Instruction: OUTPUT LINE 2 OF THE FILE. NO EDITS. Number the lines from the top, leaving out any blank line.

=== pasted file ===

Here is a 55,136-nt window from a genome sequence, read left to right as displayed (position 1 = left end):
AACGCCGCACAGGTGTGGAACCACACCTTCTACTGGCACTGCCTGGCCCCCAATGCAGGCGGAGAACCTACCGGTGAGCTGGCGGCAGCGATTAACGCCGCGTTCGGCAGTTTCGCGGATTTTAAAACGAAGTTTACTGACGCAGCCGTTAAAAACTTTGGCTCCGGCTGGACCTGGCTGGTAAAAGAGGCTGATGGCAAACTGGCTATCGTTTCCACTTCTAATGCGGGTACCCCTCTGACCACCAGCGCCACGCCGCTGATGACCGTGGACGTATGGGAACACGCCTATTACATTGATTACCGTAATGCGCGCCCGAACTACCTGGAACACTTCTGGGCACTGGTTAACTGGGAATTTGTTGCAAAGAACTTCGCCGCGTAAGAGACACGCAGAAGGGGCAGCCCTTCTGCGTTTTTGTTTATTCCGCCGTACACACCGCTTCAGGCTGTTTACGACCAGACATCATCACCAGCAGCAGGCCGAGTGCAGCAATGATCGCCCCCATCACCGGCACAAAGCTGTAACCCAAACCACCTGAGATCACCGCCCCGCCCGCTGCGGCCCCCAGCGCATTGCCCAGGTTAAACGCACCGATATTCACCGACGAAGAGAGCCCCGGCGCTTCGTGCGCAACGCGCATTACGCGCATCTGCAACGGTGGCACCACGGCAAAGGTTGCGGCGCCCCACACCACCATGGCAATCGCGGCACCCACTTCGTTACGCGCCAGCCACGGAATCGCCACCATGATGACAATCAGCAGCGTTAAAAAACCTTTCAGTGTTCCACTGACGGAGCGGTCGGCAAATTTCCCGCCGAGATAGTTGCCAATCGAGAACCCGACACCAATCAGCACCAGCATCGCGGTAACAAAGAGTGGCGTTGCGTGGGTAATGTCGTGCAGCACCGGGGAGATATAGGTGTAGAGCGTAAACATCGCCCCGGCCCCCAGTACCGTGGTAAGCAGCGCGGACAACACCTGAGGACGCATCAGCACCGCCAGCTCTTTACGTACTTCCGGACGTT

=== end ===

AACGCCGCACAGGTGTGGAACCACACCTTCTACTGGCACTGCCTGGCCCCCAATGCAGGCGGAGAACCTACCGGTGAGCTGGCGGCAGCGATTAACGCCGCGTTCGGCAGTTTCGCGGATTTTAAAACGAAGTTTACTGACGCAGCCGTTAAAAACTTTGGCTCCGGCTGGACCTGGCTGGTAAAAGAGGCTGATGGCAAACTGGCTATCGTTTCCACTTCTAATGCGGGTACCCCTCTGACCACCAGCGCCACGCCGCTGATGACCGTGGACGTATGGGAACACGCCTATTACATTGATTACCGTAATGCGCGCCCGAACTACCTGGAACACTTCTGGGCACTGGTTAACTGGGAATTTGTTGCAAAGAACTTCGCCGCGTAAGAGACACGCAGAAGGGGCAGCCCTTCTGCGTTTTTGTTTATTCCGCCGTACACACCGCTTCAGGCTGTTTACGACCAGACATCATCACCAGCAGCAGGCCGAGTGCAGCAATGATCGCCCCCATCACCGGCACAAAGCTGTAACCCAAACCACCTGAGATCACCGCCCCGCCCGCTGCGGCCCCCAGCGCATTGCCCAGGTTAAACGCACCGATATTCACCGACGAAGAGAGCCCCGGCGCTTCGTGCGCAACGCGCATTACGCGCATCTGCAACGGTGGCACCACGGCAAAGGTTGCGGCGCCCCACACCACCATGGCAATCGCGGCACCCACTTCGTTACGCGCCAGCCACGGAATCGCCACCATGATGACAATCAGCAGCGTTAAAAAACCTTTCAGTGTTCCACTGACGGAGCGGTCGGCAAATTTCCCGCCGAGATAGTTGCCAATCGAGAACCCGACACCAATCAGCACCAGCATCGCGGTAACAAAGAGTGGCGTTGCGTGGGTAATGTCGTGCAGCACCGGGGAGATATAGGTGTAGAGCGTAAACATCGCCCCGGCCCCCAGTACCGTGGTAAGCAGCGCGGACAACACCTGAGGACGCATCAGCACCGCCAGCTCTTTACGTACTTCCGGACGTT